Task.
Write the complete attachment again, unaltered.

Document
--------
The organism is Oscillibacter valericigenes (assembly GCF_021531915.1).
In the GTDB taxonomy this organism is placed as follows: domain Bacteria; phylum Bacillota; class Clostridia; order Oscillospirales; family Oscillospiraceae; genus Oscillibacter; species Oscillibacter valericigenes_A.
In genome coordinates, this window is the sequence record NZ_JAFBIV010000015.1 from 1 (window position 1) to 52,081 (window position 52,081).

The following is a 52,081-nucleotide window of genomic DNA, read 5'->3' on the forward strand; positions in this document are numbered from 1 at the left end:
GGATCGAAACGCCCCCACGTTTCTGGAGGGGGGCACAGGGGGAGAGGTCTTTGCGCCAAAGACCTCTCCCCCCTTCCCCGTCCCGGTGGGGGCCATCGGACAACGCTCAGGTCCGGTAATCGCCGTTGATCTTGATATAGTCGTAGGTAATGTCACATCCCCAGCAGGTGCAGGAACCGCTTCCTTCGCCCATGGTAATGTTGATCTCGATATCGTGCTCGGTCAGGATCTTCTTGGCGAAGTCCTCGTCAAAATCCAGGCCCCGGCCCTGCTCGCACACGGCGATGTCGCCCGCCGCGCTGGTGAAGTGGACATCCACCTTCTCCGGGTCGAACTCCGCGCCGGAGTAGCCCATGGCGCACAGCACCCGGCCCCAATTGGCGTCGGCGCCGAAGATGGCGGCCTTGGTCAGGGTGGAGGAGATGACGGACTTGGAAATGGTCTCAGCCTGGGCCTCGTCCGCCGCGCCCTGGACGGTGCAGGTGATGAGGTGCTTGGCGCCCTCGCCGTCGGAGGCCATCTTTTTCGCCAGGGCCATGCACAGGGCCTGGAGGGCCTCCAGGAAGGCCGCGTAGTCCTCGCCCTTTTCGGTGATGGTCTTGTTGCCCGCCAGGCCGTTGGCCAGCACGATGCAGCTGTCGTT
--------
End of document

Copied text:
The organism is Oscillibacter valericigenes (assembly GCF_021531915.1).
In the GTDB taxonomy this organism is placed as follows: domain Bacteria; phylum Bacillota; class Clostridia; order Oscillospirales; family Oscillospiraceae; genus Oscillibacter; species Oscillibacter valericigenes_A.
In genome coordinates, this window is the sequence record NZ_JAFBIV010000015.1 from 1 (window position 1) to 52,081 (window position 52,081).

The following is a 52,081-nucleotide window of genomic DNA, read 5'->3' on the forward strand; positions in this document are numbered from 1 at the left end:
GGATCGAAACGCCCCCACGTTTCTGGAGGGGGGCACAGGGGGAGAGGTCTTTGCGCCAAAGACCTCTCCCCCCTTCCCCGTCCCGGTGGGGGCCATCGGACAACGCTCAGGTCCGGTAATCGCCGTTGATCTTGATATAGTCGTAGGTAATGTCACATCCCCAGCAGGTGCAGGAACCGCTTCCTTCGCCCATGGTAATGTTGATCTCGATATCGTGCTCGGTCAGGATCTTCTTGGCGAAGTCCTCGTCAAAATCCAGGCCCCGGCCCTGCTCGCACACGGCGATGTCGCCCGCCGCGCTGGTGAAGTGGACATCCACCTTCTCCGGGTCGAACTCCGCGCCGGAGTAGCCCATGGCGCACAGCACCCGGCCCCAATTGGCGTCGGCGCCGAAGATGGCGGCCTTGGTCAGGGTGGAGGAGATGACGGACTTGGAAATGGTCTCAGCCTGGGCCTCGTCCGCCGCGCCCTGGACGGTGCAGGTGATGAGGTGCTTGGCGCCCTCGCCGTCGGAGGCCATCTTTTTCGCCAGGGCCATGCACAGGGCCTGGAGGGCCTCCAGGAAGGCCGCGTAGTCCTCGCCCTTTTCGGTGATGGTCTTGTTGCCCGCCAGGCCGTTGGCCAGCACGATGCAGCTGTCGTT